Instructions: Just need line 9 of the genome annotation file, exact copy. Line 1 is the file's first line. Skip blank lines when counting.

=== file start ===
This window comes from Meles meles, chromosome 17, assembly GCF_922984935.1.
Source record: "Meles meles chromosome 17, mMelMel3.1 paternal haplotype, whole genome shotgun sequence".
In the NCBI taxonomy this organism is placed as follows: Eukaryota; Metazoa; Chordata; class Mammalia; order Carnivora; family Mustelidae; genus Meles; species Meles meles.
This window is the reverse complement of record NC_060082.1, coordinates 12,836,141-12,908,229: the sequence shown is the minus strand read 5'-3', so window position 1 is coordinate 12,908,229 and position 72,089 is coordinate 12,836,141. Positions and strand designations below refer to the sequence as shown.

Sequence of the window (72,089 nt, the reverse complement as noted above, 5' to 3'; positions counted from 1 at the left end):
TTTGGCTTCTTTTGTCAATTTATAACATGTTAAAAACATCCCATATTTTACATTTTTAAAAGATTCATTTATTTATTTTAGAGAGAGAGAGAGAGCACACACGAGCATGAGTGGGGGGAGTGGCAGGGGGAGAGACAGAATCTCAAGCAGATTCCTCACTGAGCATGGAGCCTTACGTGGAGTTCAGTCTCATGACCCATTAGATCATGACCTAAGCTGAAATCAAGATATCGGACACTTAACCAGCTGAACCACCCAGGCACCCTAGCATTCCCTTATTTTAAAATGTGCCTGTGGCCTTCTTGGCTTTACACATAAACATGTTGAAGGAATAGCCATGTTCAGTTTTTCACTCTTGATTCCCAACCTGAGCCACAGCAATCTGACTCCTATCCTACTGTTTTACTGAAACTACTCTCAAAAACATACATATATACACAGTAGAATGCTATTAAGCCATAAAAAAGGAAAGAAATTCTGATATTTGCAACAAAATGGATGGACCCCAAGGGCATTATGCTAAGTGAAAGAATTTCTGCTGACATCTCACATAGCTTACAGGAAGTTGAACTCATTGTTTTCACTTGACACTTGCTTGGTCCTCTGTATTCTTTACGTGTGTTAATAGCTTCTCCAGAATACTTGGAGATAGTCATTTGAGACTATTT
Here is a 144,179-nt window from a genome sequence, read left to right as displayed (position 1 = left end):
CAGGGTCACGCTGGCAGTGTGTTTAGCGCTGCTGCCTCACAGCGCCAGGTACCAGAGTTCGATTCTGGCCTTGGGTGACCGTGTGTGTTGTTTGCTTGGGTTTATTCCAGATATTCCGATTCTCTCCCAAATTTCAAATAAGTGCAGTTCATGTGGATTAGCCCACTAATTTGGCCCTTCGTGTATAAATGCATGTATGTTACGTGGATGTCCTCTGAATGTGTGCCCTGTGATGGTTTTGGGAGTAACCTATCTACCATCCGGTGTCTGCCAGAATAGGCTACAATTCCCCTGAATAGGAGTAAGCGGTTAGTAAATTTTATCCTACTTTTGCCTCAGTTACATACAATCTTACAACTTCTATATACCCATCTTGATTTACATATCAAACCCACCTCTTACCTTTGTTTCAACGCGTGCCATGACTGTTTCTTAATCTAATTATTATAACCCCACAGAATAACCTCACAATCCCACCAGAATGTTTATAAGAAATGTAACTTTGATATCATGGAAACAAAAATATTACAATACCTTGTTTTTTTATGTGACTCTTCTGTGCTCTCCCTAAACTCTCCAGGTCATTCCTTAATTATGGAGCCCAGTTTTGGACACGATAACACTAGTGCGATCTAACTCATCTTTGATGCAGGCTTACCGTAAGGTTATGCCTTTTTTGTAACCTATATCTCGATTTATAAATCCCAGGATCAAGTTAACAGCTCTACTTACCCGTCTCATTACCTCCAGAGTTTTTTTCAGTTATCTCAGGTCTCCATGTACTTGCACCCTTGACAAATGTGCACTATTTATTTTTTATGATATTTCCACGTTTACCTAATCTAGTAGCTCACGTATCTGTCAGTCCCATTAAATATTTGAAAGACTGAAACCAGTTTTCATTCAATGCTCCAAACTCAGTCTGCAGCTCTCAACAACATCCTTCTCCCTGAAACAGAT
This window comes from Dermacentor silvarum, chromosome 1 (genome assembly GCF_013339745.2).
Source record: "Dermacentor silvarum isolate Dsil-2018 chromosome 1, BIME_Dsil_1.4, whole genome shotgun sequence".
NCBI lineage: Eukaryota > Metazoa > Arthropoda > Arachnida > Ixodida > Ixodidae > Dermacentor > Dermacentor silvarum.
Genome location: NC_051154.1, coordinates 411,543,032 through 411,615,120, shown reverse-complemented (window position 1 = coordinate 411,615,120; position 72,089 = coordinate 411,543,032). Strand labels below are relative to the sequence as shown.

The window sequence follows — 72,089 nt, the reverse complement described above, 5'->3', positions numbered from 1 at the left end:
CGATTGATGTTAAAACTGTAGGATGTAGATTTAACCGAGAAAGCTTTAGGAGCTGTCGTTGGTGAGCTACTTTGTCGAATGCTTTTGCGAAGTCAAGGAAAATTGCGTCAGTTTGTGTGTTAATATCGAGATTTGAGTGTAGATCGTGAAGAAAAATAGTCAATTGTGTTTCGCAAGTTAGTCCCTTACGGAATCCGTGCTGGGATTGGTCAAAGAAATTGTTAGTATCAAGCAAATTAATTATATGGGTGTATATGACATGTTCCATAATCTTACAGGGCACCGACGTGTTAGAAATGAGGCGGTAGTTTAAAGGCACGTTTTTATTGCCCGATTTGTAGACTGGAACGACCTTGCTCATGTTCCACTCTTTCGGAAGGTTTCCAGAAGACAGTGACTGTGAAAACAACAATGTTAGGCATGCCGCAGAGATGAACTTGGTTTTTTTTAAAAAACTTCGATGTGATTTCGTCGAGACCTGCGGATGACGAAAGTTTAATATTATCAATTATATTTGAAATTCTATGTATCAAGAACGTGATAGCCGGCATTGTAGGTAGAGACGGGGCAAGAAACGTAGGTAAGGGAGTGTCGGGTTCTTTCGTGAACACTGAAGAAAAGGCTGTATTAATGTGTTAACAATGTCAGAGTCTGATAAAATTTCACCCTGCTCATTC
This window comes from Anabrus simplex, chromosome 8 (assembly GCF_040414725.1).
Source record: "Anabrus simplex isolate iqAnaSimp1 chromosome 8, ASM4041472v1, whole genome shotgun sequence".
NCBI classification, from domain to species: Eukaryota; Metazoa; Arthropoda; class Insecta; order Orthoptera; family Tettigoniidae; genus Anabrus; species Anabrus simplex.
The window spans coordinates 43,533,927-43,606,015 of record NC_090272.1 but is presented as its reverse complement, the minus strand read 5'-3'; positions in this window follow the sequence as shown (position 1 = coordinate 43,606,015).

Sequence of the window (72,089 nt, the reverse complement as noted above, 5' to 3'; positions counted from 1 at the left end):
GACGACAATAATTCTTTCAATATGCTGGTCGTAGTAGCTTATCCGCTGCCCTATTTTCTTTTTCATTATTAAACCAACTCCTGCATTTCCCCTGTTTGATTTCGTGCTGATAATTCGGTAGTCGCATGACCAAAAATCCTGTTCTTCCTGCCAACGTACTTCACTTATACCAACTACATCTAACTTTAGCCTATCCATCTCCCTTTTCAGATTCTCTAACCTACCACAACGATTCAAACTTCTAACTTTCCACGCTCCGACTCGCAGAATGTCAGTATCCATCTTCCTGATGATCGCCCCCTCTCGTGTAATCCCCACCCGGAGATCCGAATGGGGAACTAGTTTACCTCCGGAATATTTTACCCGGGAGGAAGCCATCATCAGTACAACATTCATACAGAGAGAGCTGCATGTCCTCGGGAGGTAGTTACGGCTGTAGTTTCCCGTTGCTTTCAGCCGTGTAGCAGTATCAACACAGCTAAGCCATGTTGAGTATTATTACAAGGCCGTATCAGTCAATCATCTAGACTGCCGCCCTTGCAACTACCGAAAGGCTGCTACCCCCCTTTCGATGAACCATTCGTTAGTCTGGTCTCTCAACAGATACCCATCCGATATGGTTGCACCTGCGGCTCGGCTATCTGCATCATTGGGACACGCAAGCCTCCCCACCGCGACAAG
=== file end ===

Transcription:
This window comes from Dermacentor silvarum, chromosome 1 (genome assembly GCF_013339745.2).